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The Dangers of Using Props on a Photoshoot

When setting up a photoshoot, it’s natural to want to go all out and create something that looks really amazing. We’ve already covered how settings like railroad tracks can be very dangerous, and why you should be careful when shooting with sparklers. This time out we’re taking a look at why it’s not always a good idea to use props – and why you still need to keep your health and safety hat on even when you’re in photographer mode.



First of all, you should always consider whether your props are stable or whether they might cause injury or damage by falling. There are plenty of examples of how this could happen. For example, if you have anything hanging from the ceiling, make sure it is absolutely secure. Never have anything heavy or sharp above the head of a model. Never, ever ask them to stand directly underneath something unless you are 100% sure it is secure. Remember, you can always make a composite by taking their portrait first and merging it with a later photo of the scene in Photoshop.

Another example might be something you ask your model to stand or sit on. A skateboard or roller blades might be a great way to inject life into senior photos, but only if they don’t fall over and injure themselves. Make sure anything you are using as seating is secure and not likely to break even with abnormal amounts of pressure. You should also be sure that anything you place a newborn on is totally secure and has no room for them to roll over and off the side.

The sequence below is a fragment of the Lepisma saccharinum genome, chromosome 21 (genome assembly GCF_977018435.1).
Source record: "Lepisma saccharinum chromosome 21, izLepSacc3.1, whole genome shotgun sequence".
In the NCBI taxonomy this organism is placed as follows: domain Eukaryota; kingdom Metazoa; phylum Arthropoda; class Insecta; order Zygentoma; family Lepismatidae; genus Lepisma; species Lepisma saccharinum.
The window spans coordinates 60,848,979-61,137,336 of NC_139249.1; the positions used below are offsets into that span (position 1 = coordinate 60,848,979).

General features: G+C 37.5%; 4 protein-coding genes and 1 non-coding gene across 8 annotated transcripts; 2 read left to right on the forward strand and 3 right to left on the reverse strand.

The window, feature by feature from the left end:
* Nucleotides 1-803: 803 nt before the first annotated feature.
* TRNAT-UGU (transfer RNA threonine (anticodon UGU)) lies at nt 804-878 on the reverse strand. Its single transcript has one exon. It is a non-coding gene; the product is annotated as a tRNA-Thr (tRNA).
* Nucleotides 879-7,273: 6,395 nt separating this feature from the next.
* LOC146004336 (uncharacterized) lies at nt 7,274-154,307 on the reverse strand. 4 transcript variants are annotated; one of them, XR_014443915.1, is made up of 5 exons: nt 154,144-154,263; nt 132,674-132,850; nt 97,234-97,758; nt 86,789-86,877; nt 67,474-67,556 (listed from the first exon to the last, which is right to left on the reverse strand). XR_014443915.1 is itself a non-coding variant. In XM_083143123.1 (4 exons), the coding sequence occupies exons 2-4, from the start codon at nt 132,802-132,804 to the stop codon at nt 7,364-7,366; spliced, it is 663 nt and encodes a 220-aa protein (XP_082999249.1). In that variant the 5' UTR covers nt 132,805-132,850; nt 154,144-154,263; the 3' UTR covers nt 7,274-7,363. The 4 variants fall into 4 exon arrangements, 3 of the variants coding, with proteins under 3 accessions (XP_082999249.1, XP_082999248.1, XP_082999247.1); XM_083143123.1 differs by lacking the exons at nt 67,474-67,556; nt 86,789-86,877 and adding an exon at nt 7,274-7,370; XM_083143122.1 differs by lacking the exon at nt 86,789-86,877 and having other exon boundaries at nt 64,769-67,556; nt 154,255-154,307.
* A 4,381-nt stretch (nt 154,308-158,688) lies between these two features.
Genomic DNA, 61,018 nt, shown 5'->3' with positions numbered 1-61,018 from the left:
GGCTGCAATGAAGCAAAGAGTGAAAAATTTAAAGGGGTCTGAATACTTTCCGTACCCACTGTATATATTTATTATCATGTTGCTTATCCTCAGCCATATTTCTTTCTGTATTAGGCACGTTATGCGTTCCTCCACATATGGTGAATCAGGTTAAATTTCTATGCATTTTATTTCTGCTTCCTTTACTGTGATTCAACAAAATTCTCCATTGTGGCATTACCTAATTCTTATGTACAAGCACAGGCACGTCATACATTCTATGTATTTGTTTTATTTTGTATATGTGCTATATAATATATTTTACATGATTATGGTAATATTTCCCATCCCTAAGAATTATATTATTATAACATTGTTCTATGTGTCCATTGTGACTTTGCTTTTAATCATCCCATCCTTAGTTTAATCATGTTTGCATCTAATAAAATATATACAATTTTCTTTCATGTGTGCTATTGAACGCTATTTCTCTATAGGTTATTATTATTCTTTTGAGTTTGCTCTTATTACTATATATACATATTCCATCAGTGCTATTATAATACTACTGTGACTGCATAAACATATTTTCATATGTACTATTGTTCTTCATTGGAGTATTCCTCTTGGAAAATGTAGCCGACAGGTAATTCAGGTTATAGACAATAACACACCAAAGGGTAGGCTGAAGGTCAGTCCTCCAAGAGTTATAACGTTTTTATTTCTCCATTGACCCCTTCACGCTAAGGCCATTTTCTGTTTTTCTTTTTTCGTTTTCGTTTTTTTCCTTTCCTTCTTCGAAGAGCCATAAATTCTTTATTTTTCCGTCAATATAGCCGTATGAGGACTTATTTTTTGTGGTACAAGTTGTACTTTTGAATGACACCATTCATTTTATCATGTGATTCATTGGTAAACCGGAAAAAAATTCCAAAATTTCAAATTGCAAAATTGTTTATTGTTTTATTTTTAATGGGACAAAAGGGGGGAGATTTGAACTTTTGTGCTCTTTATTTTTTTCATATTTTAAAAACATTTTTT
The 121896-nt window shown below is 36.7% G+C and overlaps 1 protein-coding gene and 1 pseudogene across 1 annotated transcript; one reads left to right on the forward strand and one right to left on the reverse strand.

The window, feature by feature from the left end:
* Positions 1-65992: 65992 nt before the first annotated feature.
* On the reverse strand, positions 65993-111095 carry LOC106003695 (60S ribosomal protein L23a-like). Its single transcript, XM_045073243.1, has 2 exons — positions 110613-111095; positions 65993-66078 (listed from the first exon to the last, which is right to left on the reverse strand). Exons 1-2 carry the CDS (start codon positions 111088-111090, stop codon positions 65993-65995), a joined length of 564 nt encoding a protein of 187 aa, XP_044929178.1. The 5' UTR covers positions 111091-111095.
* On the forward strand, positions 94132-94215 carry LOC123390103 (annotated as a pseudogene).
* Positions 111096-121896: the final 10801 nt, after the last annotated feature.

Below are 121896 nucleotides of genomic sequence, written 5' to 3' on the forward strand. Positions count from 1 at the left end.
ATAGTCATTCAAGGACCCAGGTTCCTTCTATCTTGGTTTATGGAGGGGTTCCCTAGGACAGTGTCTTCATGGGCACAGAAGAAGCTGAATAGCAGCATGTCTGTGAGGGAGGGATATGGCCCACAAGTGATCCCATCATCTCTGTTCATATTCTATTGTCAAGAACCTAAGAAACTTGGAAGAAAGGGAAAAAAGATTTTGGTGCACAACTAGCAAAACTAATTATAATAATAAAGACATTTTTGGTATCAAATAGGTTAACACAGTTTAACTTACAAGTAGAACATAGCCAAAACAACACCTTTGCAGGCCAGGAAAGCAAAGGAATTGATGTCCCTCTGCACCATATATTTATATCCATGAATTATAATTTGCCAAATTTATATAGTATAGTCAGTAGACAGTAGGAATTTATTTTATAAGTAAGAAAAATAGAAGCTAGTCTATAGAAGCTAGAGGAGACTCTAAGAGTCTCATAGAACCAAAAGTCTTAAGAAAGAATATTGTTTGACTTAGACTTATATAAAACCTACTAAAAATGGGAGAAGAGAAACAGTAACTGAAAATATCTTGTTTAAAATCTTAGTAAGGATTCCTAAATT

Remember that you cannot predict how someone else is going to act. What if the model trips up and leans their whole body weight on a prop? Will it take their weight, or collapse and injure them?


Fragile items

Items like glass baubles look so pretty – but they are also very dangerous. Anything that is fragile is liable to be smashed at any point during the shoot, and that means you should avoid it unless it’s impossible to do so. Plastic alternatives are much safer and less likely to get broken – which means they might just have a longer lifespan as part of your prop box as well.

Any broken items should be cleaned up immediately. It’s worth stopping the shoot for a few minutes to make sure that you get the job done right, rather than ending up with shards of glass in someone’s foot or leg. Try not to use fragile or glass items if you can’t help it, and especially never use them in photoshoots that involve children or babies (or animals!).


Health and safety

Remember to keep that same principle in mind even when looking around at your equipment. Trailing cables hanging loosely from lights or scattered across the floor are always a hazard. Imagine how much more dangerous they might be when you get a prop involved! Even if no one gets injured, things can be broken. When working with a client and using their own belongings as props – such as when shooting seniors – this can have serious consequences.